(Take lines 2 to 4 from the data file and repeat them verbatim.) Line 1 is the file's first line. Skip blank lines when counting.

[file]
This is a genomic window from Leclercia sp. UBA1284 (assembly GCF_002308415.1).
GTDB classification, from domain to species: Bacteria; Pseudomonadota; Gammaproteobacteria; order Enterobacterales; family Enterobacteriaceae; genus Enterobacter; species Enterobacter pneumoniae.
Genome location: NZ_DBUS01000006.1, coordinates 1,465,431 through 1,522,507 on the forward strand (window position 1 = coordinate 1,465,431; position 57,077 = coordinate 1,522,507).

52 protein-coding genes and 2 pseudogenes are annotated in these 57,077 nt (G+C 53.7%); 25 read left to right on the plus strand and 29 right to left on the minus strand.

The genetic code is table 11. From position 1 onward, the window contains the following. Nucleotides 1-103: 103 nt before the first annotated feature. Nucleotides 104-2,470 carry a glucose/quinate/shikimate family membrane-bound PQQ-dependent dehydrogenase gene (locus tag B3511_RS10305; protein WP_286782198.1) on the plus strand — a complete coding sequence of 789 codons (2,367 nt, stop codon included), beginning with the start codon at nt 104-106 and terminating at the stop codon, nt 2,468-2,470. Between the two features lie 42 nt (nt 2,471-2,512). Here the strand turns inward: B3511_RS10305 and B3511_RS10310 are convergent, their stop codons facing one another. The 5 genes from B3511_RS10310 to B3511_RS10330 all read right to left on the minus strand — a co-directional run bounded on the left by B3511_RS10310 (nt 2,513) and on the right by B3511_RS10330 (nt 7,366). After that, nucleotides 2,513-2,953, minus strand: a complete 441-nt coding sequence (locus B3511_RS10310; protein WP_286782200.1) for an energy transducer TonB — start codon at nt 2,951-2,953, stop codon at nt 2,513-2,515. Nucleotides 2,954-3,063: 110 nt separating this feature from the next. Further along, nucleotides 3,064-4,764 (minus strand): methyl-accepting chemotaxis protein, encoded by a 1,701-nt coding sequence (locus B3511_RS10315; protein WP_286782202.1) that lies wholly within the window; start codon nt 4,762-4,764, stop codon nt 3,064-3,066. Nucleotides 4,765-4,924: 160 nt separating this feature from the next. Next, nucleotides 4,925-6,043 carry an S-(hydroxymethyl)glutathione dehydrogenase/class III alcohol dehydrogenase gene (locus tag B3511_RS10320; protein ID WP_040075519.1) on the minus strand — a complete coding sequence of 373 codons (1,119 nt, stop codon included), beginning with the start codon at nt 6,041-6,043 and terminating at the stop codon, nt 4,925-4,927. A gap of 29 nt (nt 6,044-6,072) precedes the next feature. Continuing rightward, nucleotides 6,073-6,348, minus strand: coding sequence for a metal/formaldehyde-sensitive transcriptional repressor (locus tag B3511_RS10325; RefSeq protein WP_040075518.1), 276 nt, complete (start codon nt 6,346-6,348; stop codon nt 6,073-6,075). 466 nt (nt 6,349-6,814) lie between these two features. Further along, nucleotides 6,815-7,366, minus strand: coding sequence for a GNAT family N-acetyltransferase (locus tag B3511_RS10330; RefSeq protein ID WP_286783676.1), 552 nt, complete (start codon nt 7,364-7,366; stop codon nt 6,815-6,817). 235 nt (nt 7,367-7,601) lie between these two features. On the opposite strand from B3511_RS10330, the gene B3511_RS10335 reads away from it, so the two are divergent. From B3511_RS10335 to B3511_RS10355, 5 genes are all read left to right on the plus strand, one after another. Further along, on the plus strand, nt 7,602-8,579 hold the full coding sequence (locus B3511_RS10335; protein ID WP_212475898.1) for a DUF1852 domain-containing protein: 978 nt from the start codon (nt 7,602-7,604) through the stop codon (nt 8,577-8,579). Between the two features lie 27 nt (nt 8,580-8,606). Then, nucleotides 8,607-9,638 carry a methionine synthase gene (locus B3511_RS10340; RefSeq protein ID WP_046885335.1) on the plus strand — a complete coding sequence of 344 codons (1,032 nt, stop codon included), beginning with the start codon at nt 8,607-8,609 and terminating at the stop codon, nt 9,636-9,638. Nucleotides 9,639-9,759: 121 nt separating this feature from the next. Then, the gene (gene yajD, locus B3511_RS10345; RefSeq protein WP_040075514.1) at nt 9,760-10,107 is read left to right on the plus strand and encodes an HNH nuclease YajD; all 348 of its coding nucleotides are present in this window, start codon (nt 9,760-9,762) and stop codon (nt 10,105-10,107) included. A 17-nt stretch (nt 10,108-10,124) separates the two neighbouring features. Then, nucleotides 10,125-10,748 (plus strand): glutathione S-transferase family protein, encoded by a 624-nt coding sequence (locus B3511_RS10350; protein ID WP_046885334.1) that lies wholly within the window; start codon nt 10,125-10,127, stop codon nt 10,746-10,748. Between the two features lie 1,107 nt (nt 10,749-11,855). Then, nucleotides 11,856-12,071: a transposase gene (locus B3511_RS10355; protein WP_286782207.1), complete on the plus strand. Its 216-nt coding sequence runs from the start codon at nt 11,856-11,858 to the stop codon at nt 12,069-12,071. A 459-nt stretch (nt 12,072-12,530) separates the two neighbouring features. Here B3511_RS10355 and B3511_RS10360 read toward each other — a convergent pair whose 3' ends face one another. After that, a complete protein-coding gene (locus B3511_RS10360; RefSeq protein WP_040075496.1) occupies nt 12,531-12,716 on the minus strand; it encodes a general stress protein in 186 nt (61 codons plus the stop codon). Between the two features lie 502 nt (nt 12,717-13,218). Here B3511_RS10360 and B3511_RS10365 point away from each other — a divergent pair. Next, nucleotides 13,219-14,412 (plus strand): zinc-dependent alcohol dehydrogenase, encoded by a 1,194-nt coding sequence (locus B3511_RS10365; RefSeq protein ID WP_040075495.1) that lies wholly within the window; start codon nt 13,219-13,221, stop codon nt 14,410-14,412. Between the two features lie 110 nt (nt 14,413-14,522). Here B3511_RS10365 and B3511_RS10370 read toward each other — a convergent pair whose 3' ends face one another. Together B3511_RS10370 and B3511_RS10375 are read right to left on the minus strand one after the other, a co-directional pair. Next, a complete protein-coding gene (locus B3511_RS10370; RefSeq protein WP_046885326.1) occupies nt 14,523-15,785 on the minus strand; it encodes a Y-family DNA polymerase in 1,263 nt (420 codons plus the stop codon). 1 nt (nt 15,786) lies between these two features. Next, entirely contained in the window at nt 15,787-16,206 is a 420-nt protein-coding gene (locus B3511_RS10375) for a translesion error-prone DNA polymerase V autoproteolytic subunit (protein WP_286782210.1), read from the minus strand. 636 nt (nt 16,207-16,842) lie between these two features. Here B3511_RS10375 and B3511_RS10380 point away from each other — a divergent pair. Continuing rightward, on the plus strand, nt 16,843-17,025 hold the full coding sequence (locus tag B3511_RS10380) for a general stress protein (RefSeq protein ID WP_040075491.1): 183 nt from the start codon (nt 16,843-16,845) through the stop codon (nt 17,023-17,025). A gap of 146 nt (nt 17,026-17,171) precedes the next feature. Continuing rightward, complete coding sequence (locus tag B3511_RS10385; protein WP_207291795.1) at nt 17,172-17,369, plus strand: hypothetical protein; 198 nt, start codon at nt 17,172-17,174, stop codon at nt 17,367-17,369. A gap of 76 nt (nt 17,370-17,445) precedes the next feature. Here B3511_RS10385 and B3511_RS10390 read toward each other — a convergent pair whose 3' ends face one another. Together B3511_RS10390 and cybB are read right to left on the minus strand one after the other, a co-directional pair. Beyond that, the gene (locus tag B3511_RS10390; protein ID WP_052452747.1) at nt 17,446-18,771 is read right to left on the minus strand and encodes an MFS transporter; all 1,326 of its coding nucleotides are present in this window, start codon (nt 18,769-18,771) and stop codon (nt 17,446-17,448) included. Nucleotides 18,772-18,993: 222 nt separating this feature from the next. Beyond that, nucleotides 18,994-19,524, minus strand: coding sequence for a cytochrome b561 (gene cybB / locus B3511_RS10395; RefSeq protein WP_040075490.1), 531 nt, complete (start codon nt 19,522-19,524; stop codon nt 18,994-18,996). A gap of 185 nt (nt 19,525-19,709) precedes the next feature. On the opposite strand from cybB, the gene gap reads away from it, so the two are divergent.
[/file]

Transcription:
GTDB classification, from domain to species: Bacteria; Pseudomonadota; Gammaproteobacteria; order Enterobacterales; family Enterobacteriaceae; genus Enterobacter; species Enterobacter pneumoniae.
Genome location: NZ_DBUS01000006.1, coordinates 1,465,431 through 1,522,507 on the forward strand (window position 1 = coordinate 1,465,431; position 57,077 = coordinate 1,522,507).

52 protein-coding genes and 2 pseudogenes are annotated in these 57,077 nt (G+C 53.7%); 25 read left to right on the plus strand and 29 right to left on the minus strand.